The Fife Flyers way: Conference title secured after dramatic night in Dundee

Fife Flyers celebrate winning the Gardiner Conference title in Dundee. Pic: Steve Gunn
Fife Flyers celebrate winning the Gardiner Conference title in Dundee. Pic: Steve Gunn

Dundee Stars 6 Fife Flyers 7 (OT)

There is the easy way, there is the hard way, and then there is the Fife Flyers way.

But the truly extraordinary circumstances in which the team clinched the Gardiner Conference title in Dundee last night only made it all the sweeter.

Fife needed just a point from their trip to Dundee Stars to claim their first ever Elite League trophy, but even at 4-1 up with two-thirds of the game complete, something just didn't seem right.

It was all going far too well.

Fast forward to the final minute, and there is utter dejection on the Fife bench as Dundee Stars complete a remarkable fightback to take a 6-5 lead with just 46 seconds left on the clock.

The title celebrations, it seemed, would have to wait for another week at least, and a huge travelling support would have to head home disappointed.

What happened next was the stuff of fairytales as Flyers made one final push to rescue the match.

The face-off was won, Andy Iles was withdrawn for an extra skater, and with 16 seconds to go, Charlie Mosey fired the puck into the back of the Stars net to turn despair into elation, and spark wild scenes of celebration on the ice, across the away bench, and in the stands.

In the concourse, club captain Russ Moyer, reduced to spectator by injury, was jumping for joy and banging the plexiglass separating him from his team. That's how much it meant.

And just to top it off, Flyers went on to clinch the victory in overtime, and with it a magnificent six-point weekend, thanks to new signing Dan Correale's first goal for the club. Nobody can say they didn't clinch it in style. For Dundee there was only disbelief.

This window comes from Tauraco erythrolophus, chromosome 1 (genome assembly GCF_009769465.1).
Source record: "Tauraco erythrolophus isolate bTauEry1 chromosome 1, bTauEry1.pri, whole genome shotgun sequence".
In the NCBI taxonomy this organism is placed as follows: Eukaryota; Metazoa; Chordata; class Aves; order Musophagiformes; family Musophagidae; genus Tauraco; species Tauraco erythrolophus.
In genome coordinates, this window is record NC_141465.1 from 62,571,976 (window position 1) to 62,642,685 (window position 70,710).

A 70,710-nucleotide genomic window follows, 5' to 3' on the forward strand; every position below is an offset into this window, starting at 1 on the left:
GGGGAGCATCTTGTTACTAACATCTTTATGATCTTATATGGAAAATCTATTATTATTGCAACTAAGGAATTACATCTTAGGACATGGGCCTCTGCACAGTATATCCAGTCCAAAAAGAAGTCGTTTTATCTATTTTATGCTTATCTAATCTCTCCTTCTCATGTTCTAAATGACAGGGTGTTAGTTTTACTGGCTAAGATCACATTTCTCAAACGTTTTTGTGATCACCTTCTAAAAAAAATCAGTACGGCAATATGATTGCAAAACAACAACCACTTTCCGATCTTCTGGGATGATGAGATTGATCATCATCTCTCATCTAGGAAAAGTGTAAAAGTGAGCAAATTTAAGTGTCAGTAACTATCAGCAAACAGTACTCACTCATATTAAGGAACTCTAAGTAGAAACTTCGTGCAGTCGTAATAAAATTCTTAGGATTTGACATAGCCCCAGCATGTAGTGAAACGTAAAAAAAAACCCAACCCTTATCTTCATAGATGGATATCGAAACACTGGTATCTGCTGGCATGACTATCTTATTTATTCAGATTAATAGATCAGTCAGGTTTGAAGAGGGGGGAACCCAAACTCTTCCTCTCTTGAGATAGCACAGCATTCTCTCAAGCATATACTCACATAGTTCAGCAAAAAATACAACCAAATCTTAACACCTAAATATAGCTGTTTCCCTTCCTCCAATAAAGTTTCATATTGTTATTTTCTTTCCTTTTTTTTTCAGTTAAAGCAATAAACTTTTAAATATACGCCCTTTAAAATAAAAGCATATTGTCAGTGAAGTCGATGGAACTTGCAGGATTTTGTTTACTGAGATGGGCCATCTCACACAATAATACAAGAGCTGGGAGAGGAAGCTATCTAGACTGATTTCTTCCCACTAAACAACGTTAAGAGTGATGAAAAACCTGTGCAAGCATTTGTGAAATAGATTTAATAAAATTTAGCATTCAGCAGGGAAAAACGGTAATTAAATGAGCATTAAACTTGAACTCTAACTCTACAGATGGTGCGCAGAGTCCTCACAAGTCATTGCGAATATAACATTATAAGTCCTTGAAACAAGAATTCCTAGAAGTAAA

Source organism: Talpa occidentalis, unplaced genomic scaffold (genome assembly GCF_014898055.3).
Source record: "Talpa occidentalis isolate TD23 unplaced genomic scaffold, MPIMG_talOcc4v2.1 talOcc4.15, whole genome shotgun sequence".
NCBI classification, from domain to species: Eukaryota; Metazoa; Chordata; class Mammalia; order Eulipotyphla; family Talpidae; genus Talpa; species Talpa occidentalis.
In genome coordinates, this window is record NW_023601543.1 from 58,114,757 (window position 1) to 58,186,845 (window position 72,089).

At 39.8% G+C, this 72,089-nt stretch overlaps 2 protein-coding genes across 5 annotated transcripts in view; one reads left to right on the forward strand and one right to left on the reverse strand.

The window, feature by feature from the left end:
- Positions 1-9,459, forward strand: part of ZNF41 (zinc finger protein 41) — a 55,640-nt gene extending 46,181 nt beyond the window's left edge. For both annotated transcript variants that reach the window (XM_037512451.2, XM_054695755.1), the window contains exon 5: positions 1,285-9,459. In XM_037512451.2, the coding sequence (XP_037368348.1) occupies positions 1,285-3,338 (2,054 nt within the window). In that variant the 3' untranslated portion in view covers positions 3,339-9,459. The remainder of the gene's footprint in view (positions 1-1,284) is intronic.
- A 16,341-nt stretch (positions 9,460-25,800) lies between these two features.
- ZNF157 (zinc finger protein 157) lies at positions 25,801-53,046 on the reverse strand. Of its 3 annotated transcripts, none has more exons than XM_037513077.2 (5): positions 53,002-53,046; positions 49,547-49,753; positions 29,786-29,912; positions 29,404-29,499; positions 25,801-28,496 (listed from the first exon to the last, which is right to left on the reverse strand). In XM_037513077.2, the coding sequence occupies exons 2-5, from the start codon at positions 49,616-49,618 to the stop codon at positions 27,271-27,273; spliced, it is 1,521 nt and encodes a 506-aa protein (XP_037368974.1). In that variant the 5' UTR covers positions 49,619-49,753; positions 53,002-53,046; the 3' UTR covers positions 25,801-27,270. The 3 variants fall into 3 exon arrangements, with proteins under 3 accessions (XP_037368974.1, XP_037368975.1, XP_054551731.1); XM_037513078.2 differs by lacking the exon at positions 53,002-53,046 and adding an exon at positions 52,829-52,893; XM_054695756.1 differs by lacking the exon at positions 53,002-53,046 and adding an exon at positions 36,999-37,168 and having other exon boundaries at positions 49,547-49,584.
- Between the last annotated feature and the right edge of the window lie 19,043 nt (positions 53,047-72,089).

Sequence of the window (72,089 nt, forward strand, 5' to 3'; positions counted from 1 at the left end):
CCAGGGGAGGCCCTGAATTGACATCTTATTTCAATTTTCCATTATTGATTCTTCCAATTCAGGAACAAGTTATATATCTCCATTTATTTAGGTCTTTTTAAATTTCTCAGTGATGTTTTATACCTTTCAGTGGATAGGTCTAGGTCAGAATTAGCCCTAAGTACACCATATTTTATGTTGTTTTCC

What mattered most is that, after seven long years in the EIHL, the club can now call itself champions, and head coach Todd Dutiaume will finally get his hands on a trophy that had agonisingly slipped from his grasp in the past, often by the smallest of margins.

A fitting accolade for one of Flyers' greatest ever servants in his 20th year at the club. Surely now a testimonial beckons.

It was also a richly deserved reward for the hard work the players and backroom staff have put into this season, with the quality of hockey on display matched by the team's character and resilience, which was perfectly encapsulated in Dundee.

And with plenty more hockey still to come, and two trophies still up for grabs, this may not be the end of it. If the team can take the focus, drive and energy of this conference-clinching weekend into the rest of the season, there is no reason why they cannot challenge for more top honours.

The difficulty finding car park spaces outside Dundee Ice Arena was followed by a hunt for seats inside the building as Flyers fans travelled in their hundreds in the hope of witnessing history. None of them could have scripted what was to follow.

After a 7-0 home win over the same opponents in Kirkcaldy the previous night, Flyers made the perfect start with a powerplay opener after just 1.31 as Peter LeBlanc skated through the middle of the Stars defence to beat netminder Travis Fullerton.

Stars, however, were out for revenge on home ice and they quickly levelled affairs with a powerplay goal of their own through Gabriel Lévesque at the back post on 5.52.

In between the opening goals, a fight broke out as Flyers defenceman Tommy Muir dropped the gloves with fellow Brit Adam Harding for an old-fashioned toe-to-toe in centre ice, which only electrified the big crowd even more.

There was no further scoring in an evenly contested opening period, but as they had for most of the previous night, Flyers found an extra gear that Dundee couldn't match in the second period to crack open a 4-1 lead.